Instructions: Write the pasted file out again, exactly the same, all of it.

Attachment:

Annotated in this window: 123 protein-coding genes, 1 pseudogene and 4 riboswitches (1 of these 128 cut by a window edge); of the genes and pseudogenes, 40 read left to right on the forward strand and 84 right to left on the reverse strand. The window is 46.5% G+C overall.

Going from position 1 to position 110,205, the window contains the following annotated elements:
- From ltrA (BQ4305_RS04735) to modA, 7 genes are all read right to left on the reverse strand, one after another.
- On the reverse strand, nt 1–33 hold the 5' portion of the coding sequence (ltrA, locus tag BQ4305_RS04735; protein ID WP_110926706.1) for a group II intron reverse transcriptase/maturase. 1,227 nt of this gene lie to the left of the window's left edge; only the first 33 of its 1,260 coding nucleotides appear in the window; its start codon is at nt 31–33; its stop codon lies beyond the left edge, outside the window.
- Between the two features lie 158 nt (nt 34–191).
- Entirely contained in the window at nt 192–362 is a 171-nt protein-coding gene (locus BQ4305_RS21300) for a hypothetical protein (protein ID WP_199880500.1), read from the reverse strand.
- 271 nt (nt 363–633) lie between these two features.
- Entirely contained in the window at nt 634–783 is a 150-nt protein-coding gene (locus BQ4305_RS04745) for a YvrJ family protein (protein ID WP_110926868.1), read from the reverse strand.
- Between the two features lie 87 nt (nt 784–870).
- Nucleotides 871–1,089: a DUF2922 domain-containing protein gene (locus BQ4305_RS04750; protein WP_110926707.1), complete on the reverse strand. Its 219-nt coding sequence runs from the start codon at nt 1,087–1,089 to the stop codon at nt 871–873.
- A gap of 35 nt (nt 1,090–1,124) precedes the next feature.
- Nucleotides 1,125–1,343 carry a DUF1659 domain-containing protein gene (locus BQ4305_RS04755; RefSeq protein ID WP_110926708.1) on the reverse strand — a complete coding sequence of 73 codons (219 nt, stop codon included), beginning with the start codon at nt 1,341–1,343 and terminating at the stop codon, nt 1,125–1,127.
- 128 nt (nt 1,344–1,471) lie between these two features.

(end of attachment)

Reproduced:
Annotated in this window: 123 protein-coding genes, 1 pseudogene and 4 riboswitches (1 of these 128 cut by a window edge); of the genes and pseudogenes, 40 read left to right on the forward strand and 84 right to left on the reverse strand. The window is 46.5% G+C overall.

Going from position 1 to position 110,205, the window contains the following annotated elements:
- From ltrA (BQ4305_RS04735) to modA, 7 genes are all read right to left on the reverse strand, one after another.
- On the reverse strand, nt 1–33 hold the 5' portion of the coding sequence (ltrA, locus tag BQ4305_RS04735; protein ID WP_110926706.1) for a group II intron reverse transcriptase/maturase. 1,227 nt of this gene lie to the left of the window's left edge; only the first 33 of its 1,260 coding nucleotides appear in the window; its start codon is at nt 31–33; its stop codon lies beyond the left edge, outside the window.
- Between the two features lie 158 nt (nt 34–191).
- Entirely contained in the window at nt 192–362 is a 171-nt protein-coding gene (locus BQ4305_RS21300) for a hypothetical protein (protein ID WP_199880500.1), read from the reverse strand.
- 271 nt (nt 363–633) lie between these two features.
- Entirely contained in the window at nt 634–783 is a 150-nt protein-coding gene (locus BQ4305_RS04745) for a YvrJ family protein (protein ID WP_110926868.1), read from the reverse strand.
- Between the two features lie 87 nt (nt 784–870).
- Nucleotides 871–1,089: a DUF2922 domain-containing protein gene (locus BQ4305_RS04750; protein WP_110926707.1), complete on the reverse strand. Its 219-nt coding sequence runs from the start codon at nt 1,087–1,089 to the stop codon at nt 871–873.
- A gap of 35 nt (nt 1,090–1,124) precedes the next feature.
- Nucleotides 1,125–1,343 carry a DUF1659 domain-containing protein gene (locus BQ4305_RS04755; RefSeq protein ID WP_110926708.1) on the reverse strand — a complete coding sequence of 73 codons (219 nt, stop codon included), beginning with the start codon at nt 1,341–1,343 and terminating at the stop codon, nt 1,125–1,127.
- 128 nt (nt 1,344–1,471) lie between these two features.